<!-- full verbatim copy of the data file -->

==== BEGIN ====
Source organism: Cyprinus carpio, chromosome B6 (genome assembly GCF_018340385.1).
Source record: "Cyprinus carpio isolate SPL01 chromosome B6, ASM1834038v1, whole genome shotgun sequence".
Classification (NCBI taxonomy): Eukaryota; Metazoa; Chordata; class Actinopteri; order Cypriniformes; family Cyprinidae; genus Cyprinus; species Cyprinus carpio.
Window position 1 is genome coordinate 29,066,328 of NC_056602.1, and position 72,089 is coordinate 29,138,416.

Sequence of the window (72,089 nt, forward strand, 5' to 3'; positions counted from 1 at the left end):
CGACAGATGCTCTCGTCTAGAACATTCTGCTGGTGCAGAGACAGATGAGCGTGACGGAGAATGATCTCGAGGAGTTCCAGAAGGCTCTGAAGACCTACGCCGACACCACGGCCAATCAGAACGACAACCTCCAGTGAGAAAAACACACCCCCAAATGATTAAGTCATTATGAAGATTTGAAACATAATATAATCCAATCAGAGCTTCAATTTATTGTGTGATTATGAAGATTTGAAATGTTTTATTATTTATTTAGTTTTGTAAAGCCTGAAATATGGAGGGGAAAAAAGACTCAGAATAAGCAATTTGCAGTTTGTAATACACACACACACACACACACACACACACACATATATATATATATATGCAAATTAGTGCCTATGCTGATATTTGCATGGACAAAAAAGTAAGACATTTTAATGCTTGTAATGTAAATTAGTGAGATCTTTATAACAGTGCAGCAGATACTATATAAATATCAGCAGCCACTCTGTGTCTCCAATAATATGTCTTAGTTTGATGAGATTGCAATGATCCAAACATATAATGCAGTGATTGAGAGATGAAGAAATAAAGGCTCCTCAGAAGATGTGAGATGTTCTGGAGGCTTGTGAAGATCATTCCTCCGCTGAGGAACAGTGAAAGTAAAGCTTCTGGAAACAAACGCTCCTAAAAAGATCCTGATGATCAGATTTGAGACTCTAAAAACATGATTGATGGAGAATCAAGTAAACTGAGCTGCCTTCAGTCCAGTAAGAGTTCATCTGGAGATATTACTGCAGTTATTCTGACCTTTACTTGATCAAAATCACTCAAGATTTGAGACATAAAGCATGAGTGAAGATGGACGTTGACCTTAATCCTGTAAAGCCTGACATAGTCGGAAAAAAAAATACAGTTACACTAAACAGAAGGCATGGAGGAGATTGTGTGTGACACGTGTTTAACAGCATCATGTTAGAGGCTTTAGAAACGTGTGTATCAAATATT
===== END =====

Source organism: Cyprinus carpio, chromosome B6 (genome assembly GCF_018340385.1).
Source record: "Cyprinus carpio isolate SPL01 chromosome B6, ASM1834038v1, whole genome shotgun sequence".
Classification (NCBI taxonomy): Eukaryota; Metazoa; Chordata; class Actinopteri; order Cypriniformes; family Cyprinidae; genus Cyprinus; species Cyprinus carpio.
Window position 1 is genome coordinate 29,066,328 of NC_056602.1, and position 72,089 is coordinate 29,138,416.

Sequence of the window (72,089 nt, forward strand, 5' to 3'; positions counted from 1 at the left end):
CGACAGATGCTCTCGTCTAGAACATTCTGCTGGTGCAGAGACAGATGAGCGTGACGGAGAATGATCTCGAGGAGTTCCAGAAGGCTCTGAAGACCTACGCCGACACCACGGCCAATCAGAACGACAACCTCCAGTGAGAAAAACACACCCCCAAATGATTAAGTCATTATGAAGATTTGAAACATAATATAATCCAATCAGAGCTTCAATTTATTGTGTGATTATGAAGATTTGAAATGTTTTATTATTTATTTAGTTTTGTAAAGCCTGAAATATGGAGGGGAAAAAAGACTCAGAATAAGCAATTTGCAGTTTGTAATACACACACACACACACACACACACACACACATATATATATATATATGCAAATTAGTGCCTATGCTGATATTTGCATGGACAAAAAAGTAAGACATTTTAATGCTTGTAATGTAAATTAGTGAGATCTTTATAACAGTGCAGCAGATACTATATAAATATCAGCAGCCACTCTGTGTCTCCAATAATATGTCTTAGTTTGATGAGATTGCAATGATCCAAACATATAATGCAGTGATTGAGAGATGAAGAAATAAAGGCTCCTCAGAAGATGTGAGATGTTCTGGAGGCTTGTGAAGATCATTCCTCCGCTGAGGAACAGTGAAAGTAAAGCTTCTGGAAACAAACGCTCCTAAAAAGATCCTGATGATCAGATTTGAGACTCTAAAAACATGATTGATGGAGAATCAAGTAAACTGAGCTGCCTTCAGTCCAGTAAGAGTTCATCTGGAGATATTACTGCAGTTATTCTGACCTTTACTTGATCAAAATCACTCAAGATTTGAGACATAAAGCATGAGTGAAGATGGACGTTGACCTTAATCCTGTAAAGCCTGACATAGTCGGAAAAAAAAATACAGTTACACTAAACAGAAGGCATGGAGGAGATTGTGTGTGACACGTGTTTAACAGCATCATGTTAGAGGCTTTAGAAACGTGTGTATCAAATATT